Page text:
Enigmatic dinosaur precursors bridge the gap to the origin of Pterosauria.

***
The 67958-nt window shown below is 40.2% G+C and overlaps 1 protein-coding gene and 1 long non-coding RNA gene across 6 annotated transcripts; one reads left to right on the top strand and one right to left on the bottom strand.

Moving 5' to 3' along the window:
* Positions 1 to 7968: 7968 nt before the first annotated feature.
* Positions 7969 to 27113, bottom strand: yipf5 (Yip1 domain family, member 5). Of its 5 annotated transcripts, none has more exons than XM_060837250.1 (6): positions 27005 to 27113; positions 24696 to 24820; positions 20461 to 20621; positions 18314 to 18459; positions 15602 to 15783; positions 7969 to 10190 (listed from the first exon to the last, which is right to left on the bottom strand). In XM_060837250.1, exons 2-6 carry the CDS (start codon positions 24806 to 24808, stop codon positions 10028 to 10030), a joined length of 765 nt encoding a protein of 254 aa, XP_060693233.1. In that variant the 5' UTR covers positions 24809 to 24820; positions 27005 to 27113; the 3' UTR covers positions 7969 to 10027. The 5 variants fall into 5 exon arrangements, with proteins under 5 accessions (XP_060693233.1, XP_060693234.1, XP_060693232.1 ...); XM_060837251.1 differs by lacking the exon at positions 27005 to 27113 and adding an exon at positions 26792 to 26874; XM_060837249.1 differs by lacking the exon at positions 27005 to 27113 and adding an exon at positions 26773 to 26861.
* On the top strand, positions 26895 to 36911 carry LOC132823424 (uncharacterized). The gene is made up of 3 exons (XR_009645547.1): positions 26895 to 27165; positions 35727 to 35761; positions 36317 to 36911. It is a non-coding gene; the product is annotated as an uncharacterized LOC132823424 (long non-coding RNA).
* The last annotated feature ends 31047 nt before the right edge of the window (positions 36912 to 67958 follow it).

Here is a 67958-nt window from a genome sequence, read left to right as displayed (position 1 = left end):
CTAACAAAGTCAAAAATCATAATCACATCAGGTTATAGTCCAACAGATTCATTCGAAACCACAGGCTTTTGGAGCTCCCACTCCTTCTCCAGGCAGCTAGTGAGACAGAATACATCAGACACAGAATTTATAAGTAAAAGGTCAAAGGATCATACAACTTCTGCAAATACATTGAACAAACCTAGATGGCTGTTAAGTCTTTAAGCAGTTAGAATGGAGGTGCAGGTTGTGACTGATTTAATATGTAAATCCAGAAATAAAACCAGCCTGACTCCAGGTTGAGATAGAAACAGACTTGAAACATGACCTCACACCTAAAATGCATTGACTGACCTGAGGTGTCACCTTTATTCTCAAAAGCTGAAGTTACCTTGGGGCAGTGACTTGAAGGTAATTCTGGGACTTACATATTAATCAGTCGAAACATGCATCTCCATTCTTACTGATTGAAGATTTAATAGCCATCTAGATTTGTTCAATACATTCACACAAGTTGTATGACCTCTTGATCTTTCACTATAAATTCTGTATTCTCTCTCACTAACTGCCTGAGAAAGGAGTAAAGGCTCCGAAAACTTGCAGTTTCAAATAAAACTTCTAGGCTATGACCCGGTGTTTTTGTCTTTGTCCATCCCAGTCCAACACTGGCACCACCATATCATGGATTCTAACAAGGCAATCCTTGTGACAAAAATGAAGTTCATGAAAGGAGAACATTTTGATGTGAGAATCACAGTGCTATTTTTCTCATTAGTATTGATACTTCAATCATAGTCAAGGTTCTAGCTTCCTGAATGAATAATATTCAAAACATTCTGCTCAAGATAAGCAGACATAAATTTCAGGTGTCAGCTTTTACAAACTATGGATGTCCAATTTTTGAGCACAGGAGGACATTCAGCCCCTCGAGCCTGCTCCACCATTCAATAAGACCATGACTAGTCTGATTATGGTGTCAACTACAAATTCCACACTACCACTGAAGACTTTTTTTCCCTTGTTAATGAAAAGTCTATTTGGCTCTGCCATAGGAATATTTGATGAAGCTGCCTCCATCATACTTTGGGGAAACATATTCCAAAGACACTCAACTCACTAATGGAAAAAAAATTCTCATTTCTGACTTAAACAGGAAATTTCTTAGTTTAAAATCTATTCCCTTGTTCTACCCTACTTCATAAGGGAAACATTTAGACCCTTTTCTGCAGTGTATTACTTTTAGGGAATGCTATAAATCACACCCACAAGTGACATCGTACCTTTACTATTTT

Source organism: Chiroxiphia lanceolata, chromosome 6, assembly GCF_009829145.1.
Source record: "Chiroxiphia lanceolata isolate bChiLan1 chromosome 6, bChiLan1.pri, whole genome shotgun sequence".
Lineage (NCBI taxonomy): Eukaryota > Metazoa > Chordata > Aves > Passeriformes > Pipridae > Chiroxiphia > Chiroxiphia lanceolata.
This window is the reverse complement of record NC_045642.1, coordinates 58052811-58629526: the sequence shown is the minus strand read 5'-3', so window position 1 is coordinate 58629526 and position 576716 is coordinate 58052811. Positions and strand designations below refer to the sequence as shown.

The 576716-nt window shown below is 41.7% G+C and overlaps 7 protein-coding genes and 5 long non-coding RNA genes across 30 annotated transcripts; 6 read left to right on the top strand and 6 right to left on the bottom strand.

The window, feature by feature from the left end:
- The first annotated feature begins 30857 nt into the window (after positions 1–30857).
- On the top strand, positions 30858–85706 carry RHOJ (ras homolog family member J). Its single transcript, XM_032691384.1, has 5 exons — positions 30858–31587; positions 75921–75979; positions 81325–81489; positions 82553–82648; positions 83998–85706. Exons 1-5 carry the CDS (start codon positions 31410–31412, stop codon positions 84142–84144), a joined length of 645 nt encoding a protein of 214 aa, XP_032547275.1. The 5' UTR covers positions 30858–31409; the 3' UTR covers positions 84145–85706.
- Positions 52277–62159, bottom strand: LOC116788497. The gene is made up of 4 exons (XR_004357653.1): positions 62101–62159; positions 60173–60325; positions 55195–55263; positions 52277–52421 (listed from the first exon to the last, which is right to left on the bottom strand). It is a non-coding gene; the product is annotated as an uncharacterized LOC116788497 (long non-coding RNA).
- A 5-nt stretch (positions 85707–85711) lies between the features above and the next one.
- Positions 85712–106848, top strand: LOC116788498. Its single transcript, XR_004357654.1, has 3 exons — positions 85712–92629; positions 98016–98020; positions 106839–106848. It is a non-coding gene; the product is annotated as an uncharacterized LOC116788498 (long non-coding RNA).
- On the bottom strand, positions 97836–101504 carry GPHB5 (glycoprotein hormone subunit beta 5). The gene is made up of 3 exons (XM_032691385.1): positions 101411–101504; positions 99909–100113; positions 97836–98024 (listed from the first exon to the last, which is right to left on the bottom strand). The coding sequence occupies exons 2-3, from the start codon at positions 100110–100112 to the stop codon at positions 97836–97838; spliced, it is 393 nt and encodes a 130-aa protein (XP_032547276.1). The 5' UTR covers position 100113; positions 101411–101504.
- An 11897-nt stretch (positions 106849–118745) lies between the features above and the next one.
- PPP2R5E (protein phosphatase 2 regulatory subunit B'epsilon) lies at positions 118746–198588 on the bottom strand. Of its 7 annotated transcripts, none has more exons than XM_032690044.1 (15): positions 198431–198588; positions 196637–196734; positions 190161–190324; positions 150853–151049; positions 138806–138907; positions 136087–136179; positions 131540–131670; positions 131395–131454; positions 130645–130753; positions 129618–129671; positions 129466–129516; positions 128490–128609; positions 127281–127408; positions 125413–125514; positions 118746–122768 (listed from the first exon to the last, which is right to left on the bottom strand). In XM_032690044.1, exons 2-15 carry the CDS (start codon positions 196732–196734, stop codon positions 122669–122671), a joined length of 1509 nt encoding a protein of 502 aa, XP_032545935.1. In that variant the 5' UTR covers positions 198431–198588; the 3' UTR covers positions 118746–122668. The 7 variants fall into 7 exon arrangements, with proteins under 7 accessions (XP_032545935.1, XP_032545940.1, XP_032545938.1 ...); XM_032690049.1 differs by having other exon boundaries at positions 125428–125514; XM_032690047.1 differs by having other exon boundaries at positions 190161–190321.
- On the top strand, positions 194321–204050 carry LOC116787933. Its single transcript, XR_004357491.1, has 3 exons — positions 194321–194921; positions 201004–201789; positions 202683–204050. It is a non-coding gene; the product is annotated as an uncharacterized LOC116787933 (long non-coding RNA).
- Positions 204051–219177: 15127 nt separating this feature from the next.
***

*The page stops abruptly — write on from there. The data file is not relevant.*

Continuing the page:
Pterosaurs were the first vertebrates to evolve powered flight<sup>1</sup> and comprised one of the main evolutionary radiations in terrestrial ecosystems of the Mesozoic era (approximately 252-66 million years ago), but their origin has remained an unresolved enigma in palaeontology since the nineteenth century<sup>2-4</sup>. These flying reptiles have been hypothesized to be the close relatives of a wide variety of reptilian clades, including dinosaur relatives<sup>2-8</sup>, and there is still a major morphological gap between those forms and the oldest, unambiguous pterosaurs from the Upper Triassic series. Here, using recent discoveries of well-preserved cranial remains, microcomputed tomography scans of fragile skull bones (jaws, skull roofs and braincases) and reliably associated postcrania, we demonstrate that lagerpetids-a group of cursorial, non-volant dinosaur precursors-are the sister group of pterosaurs, sharing numerous synapomorphies across the entire skeleton. This finding substantially shortens the temporal and morphological gap between the oldest pterosaurs and their closest relatives and simultaneously strengthens the evidence that pterosaurs belong to the avian line of archosaurs. Neuroanatomical features related to the enhanced sensory abilities of pterosaurs<sup>9</sup> are already present in lagerpetids, which indicates that these features evolved before flight. Our evidence illuminates the first steps of the assembly of the pterosaur body plan, whose conquest of aerial space represents a remarkable morphofunctional innovation in vertebrate evolution.